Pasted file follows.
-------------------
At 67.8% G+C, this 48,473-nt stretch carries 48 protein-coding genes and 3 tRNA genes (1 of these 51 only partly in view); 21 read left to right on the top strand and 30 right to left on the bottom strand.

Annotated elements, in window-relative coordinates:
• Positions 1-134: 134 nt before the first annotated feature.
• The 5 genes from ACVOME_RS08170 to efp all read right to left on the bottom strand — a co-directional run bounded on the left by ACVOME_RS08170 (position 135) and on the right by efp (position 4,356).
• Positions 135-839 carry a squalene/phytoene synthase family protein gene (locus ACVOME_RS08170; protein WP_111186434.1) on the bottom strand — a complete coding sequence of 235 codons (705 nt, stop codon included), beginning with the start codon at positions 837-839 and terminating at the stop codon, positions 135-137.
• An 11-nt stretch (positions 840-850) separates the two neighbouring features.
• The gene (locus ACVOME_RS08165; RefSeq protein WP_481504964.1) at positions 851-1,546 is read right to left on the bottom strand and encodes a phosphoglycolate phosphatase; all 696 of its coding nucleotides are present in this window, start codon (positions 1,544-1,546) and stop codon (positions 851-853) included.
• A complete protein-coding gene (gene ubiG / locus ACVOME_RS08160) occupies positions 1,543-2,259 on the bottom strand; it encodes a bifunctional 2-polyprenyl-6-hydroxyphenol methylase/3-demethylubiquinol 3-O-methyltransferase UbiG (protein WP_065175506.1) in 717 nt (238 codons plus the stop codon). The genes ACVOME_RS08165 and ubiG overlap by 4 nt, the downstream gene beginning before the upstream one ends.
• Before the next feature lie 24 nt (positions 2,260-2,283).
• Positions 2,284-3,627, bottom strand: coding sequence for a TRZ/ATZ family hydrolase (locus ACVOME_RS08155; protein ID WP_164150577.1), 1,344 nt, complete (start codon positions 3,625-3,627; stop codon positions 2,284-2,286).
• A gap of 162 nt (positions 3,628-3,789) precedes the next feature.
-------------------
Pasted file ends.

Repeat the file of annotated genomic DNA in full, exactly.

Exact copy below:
At 67.8% G+C, this 48,473-nt stretch carries 48 protein-coding genes and 3 tRNA genes (1 of these 51 only partly in view); 21 read left to right on the top strand and 30 right to left on the bottom strand.

Annotated elements, in window-relative coordinates:
• Positions 1-134: 134 nt before the first annotated feature.
• The 5 genes from ACVOME_RS08170 to efp all read right to left on the bottom strand — a co-directional run bounded on the left by ACVOME_RS08170 (position 135) and on the right by efp (position 4,356).
• Positions 135-839 carry a squalene/phytoene synthase family protein gene (locus ACVOME_RS08170; protein WP_111186434.1) on the bottom strand — a complete coding sequence of 235 codons (705 nt, stop codon included), beginning with the start codon at positions 837-839 and terminating at the stop codon, positions 135-137.
• An 11-nt stretch (positions 840-850) separates the two neighbouring features.
• The gene (locus ACVOME_RS08165; RefSeq protein WP_481504964.1) at positions 851-1,546 is read right to left on the bottom strand and encodes a phosphoglycolate phosphatase; all 696 of its coding nucleotides are present in this window, start codon (positions 1,544-1,546) and stop codon (positions 851-853) included.
• A complete protein-coding gene (gene ubiG / locus ACVOME_RS08160) occupies positions 1,543-2,259 on the bottom strand; it encodes a bifunctional 2-polyprenyl-6-hydroxyphenol methylase/3-demethylubiquinol 3-O-methyltransferase UbiG (protein WP_065175506.1) in 717 nt (238 codons plus the stop codon). The genes ACVOME_RS08165 and ubiG overlap by 4 nt, the downstream gene beginning before the upstream one ends.
• Before the next feature lie 24 nt (positions 2,260-2,283).
• Positions 2,284-3,627, bottom strand: coding sequence for a TRZ/ATZ family hydrolase (locus ACVOME_RS08155; protein ID WP_164150577.1), 1,344 nt, complete (start codon positions 3,625-3,627; stop codon positions 2,284-2,286).
• A gap of 162 nt (positions 3,628-3,789) precedes the next feature.